In verse 12, John turned to see who was speaking to him. He 'saw seven golden lampstands, and in the midst of the lampstands was one like a son of man'. The expression 'one like a son of man' implies this person appeared human, but at the same it implies this is Jesus, who liked to refer to himself as 'the Son of Man'. It identifies him as the kingly son of man from Daniel 7:13. John's description of him in verses 13 to 16 identifies him as the same Angel of the Lord who appears in Daniel 10:5-6. Common features between these two passages include his robe, his gold belt, his shining face, his flaming eyes, his feet like polished bronze, and his thunderous voice. John adds that his head and hair were white as wool. Like Daniel, John felt faint before him. Unlike in Daniel, this Angel of the Lord reveals himself to be Jesus, who was dead but is now alive forever and ever (v18). He is the first and the last (v17), implying that he is the same as Jehovah who is the alpha and the omega (v8). Jesus declares that he holds the keys to death and Hades (v18). This means he has the authority to release the dead who dwell there, in order that they may face judgment. At the end of the vision, in Revelation 20:14, death and Hades are thrown into the lake of fire. This implies that the dead are judged, and death and Hades no longer exist after the Millennium. Jesus stands in the midst of seven lampstands (v13), holds seven stars, and a sharp double-edged sword extends out of his mouth (v16). In verse 20, he explains that the seven lampstands represent the seven churches, and the seven stars represent their angels or messengers. The implication seems to be that each church has an angel assigned to watch over it. The double-edged sword implies that Jesus is ready to act as judge. Hebrews 4:12 says, "For the word of God is living and active and sharper than any double-edged sword, piercing even to the point of dividing soul from spirit, and joints from marrow; it is able to judge the desires and thoughts of the heart". Jesus is ready to judge both believers (Revelation 2:16) and non-believers (Revelation 19:15). Various end-time prophecies portray Messiah using his voice or a sword as a weapon of judgment when he comes to deliver Israel in the end times (Psalm 29:3-9, 45:3, Isaiah 11:4, 27:1, 30:30, 31:8, 66:16, Amos 1:2, Nahum 1:4, 2 Thessalonians 2:8, Revelation 19:15). In chapters 2 to 3 when Jesus addresses each of the seven churches in turn, he identifies himself with John's descriptions in these verses.

John's vision of Jesus also has some similarities to Zechariah's first vision, in which he saw a man sitting on a horse between some myrtle trees (Zechariah 1:8). The similarities to Daniel's and Zechariah's visions imply that Jesus is about to reveal end-time events.
Tags
Places: Asia, Turkey, Patmos, Aegean
Symbols: Seven stars, Seven lampstands, Clouds
Tags: Jesus as the Angel of the Lord, God as Trinity, Jesus comes on the clouds, Every eye will see him, Jesus as the King of kings, Nations mourn, Jesus as the alpha and omega, Seven, Sword of Jesus, Voice of Jesus, Weapons of Jesus
The Prologue
1 The revelation of Jesus Christ, which God gave him to show his servants what must happen very soon. He made it clear by sending his angel to his servant John,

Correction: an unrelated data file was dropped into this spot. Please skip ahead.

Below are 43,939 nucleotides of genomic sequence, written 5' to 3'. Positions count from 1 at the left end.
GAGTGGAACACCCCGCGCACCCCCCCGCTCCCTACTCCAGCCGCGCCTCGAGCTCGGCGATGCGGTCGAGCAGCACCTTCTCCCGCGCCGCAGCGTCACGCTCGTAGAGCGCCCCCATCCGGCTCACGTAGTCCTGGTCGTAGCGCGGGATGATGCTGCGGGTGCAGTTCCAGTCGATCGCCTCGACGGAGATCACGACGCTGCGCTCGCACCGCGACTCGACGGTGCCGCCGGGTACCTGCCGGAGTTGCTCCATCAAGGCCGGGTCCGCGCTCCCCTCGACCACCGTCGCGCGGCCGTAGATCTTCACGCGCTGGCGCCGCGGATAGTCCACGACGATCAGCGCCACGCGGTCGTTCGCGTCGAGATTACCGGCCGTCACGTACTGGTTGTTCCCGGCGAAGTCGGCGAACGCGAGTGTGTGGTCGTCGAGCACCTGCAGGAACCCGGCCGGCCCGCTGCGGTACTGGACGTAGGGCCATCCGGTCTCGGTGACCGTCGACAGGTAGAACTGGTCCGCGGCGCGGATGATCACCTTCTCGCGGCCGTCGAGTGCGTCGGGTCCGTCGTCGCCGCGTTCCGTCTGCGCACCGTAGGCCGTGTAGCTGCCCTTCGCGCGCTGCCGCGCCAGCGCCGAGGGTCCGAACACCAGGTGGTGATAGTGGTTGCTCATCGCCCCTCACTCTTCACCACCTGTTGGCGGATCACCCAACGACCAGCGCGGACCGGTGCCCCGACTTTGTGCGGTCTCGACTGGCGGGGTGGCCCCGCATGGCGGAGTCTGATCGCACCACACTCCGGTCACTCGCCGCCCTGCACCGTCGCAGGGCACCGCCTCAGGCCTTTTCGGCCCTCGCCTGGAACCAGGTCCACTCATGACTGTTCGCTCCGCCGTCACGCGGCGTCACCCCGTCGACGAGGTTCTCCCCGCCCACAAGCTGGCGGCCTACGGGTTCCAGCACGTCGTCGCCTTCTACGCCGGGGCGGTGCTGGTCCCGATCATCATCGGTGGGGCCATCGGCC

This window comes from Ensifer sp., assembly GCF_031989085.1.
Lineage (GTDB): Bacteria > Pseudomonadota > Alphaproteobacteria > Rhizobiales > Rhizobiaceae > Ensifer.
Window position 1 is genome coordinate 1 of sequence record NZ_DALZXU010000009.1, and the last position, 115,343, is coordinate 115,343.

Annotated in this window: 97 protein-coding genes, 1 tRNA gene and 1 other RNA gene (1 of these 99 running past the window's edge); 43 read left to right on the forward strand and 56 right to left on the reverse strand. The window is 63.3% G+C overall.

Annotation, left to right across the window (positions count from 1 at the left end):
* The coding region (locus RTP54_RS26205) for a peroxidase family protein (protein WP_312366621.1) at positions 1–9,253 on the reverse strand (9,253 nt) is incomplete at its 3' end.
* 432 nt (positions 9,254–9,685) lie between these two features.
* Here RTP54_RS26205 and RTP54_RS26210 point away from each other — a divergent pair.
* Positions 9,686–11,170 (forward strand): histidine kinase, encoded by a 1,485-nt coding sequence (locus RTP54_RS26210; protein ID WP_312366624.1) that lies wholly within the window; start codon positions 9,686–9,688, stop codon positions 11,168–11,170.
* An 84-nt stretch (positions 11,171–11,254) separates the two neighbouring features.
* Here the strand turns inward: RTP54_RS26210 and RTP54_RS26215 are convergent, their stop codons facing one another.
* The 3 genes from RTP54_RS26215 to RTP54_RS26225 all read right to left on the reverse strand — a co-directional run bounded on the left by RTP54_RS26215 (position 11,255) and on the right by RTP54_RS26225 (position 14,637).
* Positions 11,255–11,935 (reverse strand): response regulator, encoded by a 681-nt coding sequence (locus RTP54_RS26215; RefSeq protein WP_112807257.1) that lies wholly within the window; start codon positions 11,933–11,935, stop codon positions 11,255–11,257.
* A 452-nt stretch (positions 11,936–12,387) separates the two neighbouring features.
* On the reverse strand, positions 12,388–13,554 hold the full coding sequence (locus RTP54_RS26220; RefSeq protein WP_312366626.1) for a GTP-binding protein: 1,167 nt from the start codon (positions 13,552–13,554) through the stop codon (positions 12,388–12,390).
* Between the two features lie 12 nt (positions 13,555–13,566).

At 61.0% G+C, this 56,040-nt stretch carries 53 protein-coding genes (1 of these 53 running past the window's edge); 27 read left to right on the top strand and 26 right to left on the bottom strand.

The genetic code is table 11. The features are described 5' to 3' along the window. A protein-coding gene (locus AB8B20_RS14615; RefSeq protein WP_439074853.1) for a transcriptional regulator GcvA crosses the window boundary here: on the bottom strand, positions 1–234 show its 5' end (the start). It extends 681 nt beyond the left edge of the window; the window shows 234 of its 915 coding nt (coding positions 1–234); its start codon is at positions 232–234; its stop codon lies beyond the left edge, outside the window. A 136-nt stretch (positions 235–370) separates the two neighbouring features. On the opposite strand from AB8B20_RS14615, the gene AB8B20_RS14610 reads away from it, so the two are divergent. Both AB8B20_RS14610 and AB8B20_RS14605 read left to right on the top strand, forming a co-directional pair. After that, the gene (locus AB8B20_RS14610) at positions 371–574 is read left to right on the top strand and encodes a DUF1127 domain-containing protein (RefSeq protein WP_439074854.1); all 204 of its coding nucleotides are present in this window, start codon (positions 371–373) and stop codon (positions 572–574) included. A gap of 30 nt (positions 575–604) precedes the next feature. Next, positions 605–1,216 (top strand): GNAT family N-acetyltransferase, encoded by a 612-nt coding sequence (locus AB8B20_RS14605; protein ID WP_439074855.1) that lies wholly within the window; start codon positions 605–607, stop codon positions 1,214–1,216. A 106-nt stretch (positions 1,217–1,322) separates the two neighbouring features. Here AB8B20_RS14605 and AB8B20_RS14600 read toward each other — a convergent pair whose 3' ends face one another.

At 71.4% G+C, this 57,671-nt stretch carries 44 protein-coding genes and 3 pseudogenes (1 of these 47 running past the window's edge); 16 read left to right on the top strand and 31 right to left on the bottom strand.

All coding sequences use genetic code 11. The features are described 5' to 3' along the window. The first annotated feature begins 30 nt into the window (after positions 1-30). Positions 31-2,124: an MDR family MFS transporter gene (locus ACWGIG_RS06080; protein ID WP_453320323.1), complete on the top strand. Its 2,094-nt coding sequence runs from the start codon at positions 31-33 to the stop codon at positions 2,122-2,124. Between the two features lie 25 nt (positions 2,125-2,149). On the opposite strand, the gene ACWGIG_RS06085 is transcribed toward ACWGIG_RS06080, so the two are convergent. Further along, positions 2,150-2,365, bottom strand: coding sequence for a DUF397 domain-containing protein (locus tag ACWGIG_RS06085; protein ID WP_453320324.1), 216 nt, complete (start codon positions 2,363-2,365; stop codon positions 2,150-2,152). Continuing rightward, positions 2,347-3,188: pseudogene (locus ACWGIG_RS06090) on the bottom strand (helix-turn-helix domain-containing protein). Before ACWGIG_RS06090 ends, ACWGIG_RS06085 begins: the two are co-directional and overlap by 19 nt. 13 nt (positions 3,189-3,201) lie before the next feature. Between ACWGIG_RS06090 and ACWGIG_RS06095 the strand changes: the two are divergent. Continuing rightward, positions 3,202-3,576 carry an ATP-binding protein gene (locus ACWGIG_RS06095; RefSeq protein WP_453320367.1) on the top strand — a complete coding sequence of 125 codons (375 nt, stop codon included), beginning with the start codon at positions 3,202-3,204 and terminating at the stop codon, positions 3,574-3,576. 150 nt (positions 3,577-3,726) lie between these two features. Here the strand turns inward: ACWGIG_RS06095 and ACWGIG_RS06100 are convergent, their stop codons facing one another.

2 who then testified to everything that he saw concerning the word of God and the testimony about Jesus Christ.
3 Blessed is the one who reads the words of this prophecy aloud, and blessed are those who hear and obey the things written in it, because the time is near!
4 From John, to the seven churches that are in the province of Asia: Grace and peace to you from “he who is,” and who was, and who is still to come, and from the seven spirits who are before his throne,
5 and from Jesus Christ – the faithful witness, the firstborn from among the dead, the ruler over the kings of the earth. To the one who loves us and has set us free from our sins at the cost of his own blood
6 and has appointed us as a kingdom, as priests serving his God and Father – to him be the glory and the power for ever and ever! Amen.
7 (Look! He is returning with the clouds, and every eye will see him, even those who pierced him, and all the tribes on the earth will mourn because of him. This will certainly come to pass! Amen.)
8 “I am the Alpha and the Omega,” says the Lord God – the one who is, and who was, and who is still to come – the All-Powerful!
9 I, John, your brother and the one who shares with you in the persecution, kingdom, and endurance that are in Jesus, was on the island called Patmos because of the word of God and the testimony about Jesus.
10 I was in the Spirit on the Lord’s Day when I heard behind me a loud voice like a trumpet,
11 saying: “Write in a book what you see and send it to the seven churches – to Ephesus, Smyrna, Pergamum, Thyatira, Sardis, Philadelphia, and Laodicea.”
12 I turned to see whose voice was speaking to me, and when I did so, I saw seven golden lampstands,
13 and in the midst of the lampstands was one like a son of man. He was dressed in a robe extending down to his feet and he wore a wide golden belt around his chest.
14 His head and hair were as white as wool, even as white as snow, and his eyes were like a fiery flame.
15 His feet were like polished bronze refined in a furnace, and his voice was like the roar of many waters.
16 He held seven stars in his right hand, and a sharp double-edged sword extended out of his mouth. His face shone like the sun shining at full strength.
17 When I saw him I fell down at his feet as though I were dead, but he placed his right hand on me and said: “Do not be afraid! I am the first and the last,
18 and the one who lives! I was dead, but look, now I am alive – forever and ever – and I hold the keys of death and of Hades!
19 Therefore write what you saw, what is, and what will be after these things.
20 The mystery of the seven stars that you saw in my right hand and the seven golden lampstands is this: The seven stars are the angels of the seven churches and the seven lampstands are the seven churches.